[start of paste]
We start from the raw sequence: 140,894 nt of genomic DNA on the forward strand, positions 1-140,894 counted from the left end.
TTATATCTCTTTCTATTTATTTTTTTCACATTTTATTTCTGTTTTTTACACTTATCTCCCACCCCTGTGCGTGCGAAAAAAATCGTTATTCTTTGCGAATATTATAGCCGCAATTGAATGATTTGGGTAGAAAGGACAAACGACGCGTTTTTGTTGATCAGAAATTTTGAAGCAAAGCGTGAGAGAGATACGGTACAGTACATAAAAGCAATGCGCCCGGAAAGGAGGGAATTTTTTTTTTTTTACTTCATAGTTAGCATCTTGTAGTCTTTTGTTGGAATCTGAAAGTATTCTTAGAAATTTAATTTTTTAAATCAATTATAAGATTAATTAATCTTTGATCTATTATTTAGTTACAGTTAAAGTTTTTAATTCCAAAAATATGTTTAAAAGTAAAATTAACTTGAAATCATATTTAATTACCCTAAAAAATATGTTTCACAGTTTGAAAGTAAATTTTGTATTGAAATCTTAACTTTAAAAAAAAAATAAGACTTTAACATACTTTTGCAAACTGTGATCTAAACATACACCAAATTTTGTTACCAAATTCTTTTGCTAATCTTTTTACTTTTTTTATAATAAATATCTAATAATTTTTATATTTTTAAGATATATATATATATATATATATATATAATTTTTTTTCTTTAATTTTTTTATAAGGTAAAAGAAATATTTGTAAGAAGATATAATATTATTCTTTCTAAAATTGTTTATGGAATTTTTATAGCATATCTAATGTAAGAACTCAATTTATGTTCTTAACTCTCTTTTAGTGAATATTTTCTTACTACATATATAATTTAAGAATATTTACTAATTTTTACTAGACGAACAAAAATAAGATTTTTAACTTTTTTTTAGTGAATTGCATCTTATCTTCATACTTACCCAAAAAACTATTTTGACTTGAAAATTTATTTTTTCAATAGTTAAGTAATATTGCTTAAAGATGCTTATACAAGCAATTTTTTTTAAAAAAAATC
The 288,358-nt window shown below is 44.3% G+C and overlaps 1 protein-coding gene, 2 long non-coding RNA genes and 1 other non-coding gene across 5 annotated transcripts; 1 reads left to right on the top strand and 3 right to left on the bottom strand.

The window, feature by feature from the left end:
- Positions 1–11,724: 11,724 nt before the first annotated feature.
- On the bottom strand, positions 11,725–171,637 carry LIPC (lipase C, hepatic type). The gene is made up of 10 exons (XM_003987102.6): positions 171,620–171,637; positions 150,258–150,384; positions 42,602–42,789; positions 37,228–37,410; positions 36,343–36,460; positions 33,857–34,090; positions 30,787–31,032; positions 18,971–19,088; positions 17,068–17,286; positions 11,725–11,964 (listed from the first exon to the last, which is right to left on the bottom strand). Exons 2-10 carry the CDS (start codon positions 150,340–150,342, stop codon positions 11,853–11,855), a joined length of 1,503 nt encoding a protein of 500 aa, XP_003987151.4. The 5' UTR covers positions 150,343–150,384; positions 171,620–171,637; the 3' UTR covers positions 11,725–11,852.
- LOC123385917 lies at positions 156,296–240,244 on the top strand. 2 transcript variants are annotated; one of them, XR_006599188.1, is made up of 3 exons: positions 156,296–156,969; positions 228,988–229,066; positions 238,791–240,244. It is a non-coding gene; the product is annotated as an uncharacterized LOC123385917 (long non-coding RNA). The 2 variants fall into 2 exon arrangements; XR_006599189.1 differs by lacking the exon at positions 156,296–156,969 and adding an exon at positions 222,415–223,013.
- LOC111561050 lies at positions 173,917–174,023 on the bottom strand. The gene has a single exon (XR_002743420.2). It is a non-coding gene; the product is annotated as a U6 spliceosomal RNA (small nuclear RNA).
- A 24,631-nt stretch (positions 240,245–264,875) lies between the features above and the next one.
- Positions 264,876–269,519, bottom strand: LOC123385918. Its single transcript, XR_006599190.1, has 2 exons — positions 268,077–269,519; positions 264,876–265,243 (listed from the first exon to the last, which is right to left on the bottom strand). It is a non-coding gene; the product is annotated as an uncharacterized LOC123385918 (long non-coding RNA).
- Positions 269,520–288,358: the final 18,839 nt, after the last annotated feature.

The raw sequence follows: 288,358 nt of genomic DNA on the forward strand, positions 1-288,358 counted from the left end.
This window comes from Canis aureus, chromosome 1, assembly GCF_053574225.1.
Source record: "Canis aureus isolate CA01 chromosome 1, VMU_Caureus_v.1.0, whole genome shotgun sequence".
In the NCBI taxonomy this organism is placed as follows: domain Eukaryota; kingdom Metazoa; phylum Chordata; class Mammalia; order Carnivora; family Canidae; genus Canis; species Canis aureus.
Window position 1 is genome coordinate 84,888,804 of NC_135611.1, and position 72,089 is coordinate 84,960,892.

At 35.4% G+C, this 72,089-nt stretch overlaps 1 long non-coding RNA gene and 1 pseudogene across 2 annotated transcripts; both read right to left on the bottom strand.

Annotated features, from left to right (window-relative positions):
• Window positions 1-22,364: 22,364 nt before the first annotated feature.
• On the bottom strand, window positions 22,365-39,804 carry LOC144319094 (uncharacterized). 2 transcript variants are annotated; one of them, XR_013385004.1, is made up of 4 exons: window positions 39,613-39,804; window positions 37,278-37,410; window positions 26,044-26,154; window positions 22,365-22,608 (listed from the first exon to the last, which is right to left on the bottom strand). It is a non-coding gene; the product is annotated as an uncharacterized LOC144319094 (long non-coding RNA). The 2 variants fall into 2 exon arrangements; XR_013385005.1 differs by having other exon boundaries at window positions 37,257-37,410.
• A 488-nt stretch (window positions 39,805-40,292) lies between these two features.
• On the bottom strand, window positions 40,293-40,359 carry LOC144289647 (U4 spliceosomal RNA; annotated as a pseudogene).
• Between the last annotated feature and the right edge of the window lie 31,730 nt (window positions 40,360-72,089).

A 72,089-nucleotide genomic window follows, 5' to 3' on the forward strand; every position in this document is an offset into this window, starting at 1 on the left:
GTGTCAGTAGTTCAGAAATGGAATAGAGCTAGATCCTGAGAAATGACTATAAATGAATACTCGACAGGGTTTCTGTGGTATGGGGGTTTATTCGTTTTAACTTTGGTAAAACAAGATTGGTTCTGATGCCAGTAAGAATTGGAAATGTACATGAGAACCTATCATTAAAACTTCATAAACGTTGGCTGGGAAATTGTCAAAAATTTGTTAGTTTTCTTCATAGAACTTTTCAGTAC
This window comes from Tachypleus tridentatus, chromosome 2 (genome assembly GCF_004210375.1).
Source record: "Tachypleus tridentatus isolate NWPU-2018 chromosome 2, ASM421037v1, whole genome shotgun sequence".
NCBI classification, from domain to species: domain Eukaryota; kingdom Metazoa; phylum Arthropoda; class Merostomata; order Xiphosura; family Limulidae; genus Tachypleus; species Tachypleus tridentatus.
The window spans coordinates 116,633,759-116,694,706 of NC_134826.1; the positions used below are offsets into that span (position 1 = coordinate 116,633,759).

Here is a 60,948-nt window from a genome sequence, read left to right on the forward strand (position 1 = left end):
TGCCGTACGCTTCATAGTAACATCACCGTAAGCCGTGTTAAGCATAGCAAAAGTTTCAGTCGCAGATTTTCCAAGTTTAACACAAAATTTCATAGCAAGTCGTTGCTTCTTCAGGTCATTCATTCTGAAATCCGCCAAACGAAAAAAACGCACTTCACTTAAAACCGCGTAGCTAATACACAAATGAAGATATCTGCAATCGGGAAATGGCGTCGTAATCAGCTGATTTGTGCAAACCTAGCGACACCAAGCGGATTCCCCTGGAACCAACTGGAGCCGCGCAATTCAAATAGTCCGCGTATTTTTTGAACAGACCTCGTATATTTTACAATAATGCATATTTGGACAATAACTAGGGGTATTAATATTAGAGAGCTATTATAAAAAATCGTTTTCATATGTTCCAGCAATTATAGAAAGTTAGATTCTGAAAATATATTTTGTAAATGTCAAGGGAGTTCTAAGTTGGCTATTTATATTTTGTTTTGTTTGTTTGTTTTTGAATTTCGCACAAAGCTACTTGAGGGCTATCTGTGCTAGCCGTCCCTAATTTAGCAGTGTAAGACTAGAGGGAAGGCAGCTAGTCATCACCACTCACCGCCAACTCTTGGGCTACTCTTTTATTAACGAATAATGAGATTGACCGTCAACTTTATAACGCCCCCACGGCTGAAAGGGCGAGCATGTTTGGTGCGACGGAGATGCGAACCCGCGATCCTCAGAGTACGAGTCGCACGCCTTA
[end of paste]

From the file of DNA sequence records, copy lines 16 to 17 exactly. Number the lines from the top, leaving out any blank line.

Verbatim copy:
Window position 1 is genome coordinate 84,888,804 of NC_135611.1, and position 72,089 is coordinate 84,960,892.

At 35.4% G+C, this 72,089-nt stretch overlaps 1 long non-coding RNA gene and 1 pseudogene across 2 annotated transcripts; both read right to left on the bottom strand.